ORNL 3D-printed magnets attract ‘Momentum’

6/9/2017

Magnets are much more than a nifty ornament used to display artwork on the refrigerator.

“You have 100 or more magnets in any automobile,” explained Paran Paranthaman, from Oak Ridge National Laboratory. “In the ignition and the motor or to open the roof or move the seat – every moving part is made with a magnet. A refrigerator magnet is simple; permanent magnets are very powerful and used in wind turbines, high-speed trains, elevators and hospital scanners. Magnets are everywhere.”

Through research and testing, Paranthaman and his team have developed a technique to 3D-print magnets with better magnetic, mechanical and microstructural properties, using the neodymium magnets found in recycled hard disk drives.

This week it was announced that Dallas- based Momentum Technologies has non-exclusively licensed ORNL’s 3Dprinted magnet technology.

Momentum plans to commercialize the first 3D-printed magnet made from recycled materials.

”Momentum Technology will take it to the next level and to the market,” said Paranthaman.

ORNL has demonstrated that 3D printed magnets can outperform those created by traditional methods and could be used in electric vehicles, wind turbines and high-speed rail.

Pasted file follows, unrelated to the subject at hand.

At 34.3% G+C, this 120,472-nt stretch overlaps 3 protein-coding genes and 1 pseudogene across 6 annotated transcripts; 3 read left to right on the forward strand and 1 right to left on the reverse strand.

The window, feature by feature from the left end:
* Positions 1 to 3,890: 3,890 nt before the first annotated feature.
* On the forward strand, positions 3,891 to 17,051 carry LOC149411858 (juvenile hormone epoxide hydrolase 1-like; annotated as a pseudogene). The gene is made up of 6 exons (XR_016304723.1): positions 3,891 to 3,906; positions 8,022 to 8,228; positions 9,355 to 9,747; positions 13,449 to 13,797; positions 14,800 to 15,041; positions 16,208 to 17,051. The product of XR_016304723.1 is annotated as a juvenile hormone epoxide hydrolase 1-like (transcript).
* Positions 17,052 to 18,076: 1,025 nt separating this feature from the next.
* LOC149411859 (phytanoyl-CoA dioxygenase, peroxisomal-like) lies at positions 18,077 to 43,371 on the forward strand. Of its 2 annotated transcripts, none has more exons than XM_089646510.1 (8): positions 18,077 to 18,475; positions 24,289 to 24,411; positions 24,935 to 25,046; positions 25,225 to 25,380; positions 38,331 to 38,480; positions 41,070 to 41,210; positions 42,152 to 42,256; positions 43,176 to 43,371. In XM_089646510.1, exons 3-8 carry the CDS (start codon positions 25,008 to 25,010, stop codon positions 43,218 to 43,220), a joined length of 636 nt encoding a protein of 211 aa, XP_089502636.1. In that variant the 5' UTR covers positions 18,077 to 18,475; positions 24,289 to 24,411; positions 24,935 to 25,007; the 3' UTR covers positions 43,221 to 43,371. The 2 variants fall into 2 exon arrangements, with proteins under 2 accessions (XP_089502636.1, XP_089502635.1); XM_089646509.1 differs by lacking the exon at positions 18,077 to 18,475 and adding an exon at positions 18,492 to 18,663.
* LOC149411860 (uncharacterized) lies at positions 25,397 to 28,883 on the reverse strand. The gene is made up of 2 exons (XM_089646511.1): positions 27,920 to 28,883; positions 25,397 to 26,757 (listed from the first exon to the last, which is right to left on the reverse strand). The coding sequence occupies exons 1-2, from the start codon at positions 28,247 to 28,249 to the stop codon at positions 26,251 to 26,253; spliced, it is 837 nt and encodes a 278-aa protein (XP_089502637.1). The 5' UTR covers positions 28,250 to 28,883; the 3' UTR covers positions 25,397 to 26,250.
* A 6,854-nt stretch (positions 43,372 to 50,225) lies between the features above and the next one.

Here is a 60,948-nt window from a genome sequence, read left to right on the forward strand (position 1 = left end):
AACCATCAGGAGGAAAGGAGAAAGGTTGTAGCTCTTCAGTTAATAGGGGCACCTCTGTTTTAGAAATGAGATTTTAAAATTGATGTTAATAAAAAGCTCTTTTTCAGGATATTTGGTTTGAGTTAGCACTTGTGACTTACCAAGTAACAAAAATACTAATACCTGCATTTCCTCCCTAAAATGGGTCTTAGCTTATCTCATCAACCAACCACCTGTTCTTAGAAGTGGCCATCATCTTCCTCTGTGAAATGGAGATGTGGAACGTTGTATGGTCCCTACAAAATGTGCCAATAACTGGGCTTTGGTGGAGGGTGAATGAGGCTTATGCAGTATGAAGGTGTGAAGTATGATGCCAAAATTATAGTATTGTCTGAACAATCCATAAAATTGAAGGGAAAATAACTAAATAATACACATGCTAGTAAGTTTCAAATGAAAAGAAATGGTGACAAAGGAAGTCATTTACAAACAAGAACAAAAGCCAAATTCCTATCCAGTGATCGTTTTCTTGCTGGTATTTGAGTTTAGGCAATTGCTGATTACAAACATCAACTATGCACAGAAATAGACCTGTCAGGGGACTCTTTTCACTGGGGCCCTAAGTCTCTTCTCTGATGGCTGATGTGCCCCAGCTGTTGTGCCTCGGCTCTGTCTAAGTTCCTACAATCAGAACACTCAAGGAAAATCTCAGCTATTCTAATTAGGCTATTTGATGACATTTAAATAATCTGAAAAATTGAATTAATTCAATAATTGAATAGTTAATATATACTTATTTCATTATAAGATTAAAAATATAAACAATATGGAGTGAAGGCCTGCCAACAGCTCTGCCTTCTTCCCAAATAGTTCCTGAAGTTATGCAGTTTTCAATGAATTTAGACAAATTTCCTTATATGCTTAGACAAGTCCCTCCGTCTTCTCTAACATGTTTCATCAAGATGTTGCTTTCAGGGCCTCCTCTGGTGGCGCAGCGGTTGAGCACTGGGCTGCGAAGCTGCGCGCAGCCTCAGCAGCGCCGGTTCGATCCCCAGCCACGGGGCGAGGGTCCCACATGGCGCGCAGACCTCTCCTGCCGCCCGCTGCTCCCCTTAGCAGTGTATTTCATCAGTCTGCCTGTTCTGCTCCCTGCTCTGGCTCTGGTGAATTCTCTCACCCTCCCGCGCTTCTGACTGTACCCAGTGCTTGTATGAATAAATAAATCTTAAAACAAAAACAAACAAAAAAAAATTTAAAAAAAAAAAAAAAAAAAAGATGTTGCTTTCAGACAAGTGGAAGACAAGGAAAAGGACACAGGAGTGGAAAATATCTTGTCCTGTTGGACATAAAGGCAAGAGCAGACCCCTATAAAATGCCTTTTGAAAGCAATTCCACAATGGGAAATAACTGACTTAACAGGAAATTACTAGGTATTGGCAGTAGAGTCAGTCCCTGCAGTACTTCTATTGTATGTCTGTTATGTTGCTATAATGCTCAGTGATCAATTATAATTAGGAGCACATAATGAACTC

Momentum holds two other ORNL technology licenses related to the extraction of rare earth minerals and magnets from electronic waste.

“Bringing together these technologies through the Department of Energy’s Critical Materials Institute and ORNL allows us to create a sustainable domestic supply of low-cost magnets made from recycled materials recovered from hard disk drives,” Momentum CEO Preston Bryant said in a news release.

“Old computers are obsolete so we have billions of hard disk drives that are available right now,” said Paranthaman. “We were looking for a domestic supply and developing a method to substitute non-critical materials. Ninety percent of the critical material is imported from China so we are looking at recycling and remanufacturing the domestic material.”

These powerful magnets contain elements known as rare earths. While not rare, they are rarely found in deposits rich enough to be worth mining. With limited availability, their prices can be high and they are usually mined outside the United States.

Paranthaman’s technique melts pellets containing a blend of 65 percent NdFeB (neodymium magnet) and 35 percent nylon.

The laboratory’s Big Area Additive Manufacturing (BAAM) machine, essentially a 3D printer, is then used to print the magnets to the software’s specifications – layer by layer, using 100 percent of the material.

Paranthaman and his colleagues are not done yet. “We can print on a small scale, but we have plans to do the large scale printing this summer,” he said.

Source: Knoxville News Sentinel, by ALI JAMES

The East Tennessee Economic Development Agency markets and recruits business for the 15 counties in the greater Knoxville-Oak Ridge region of East Tennessee. Visit www.eteda.org

Back to News Listing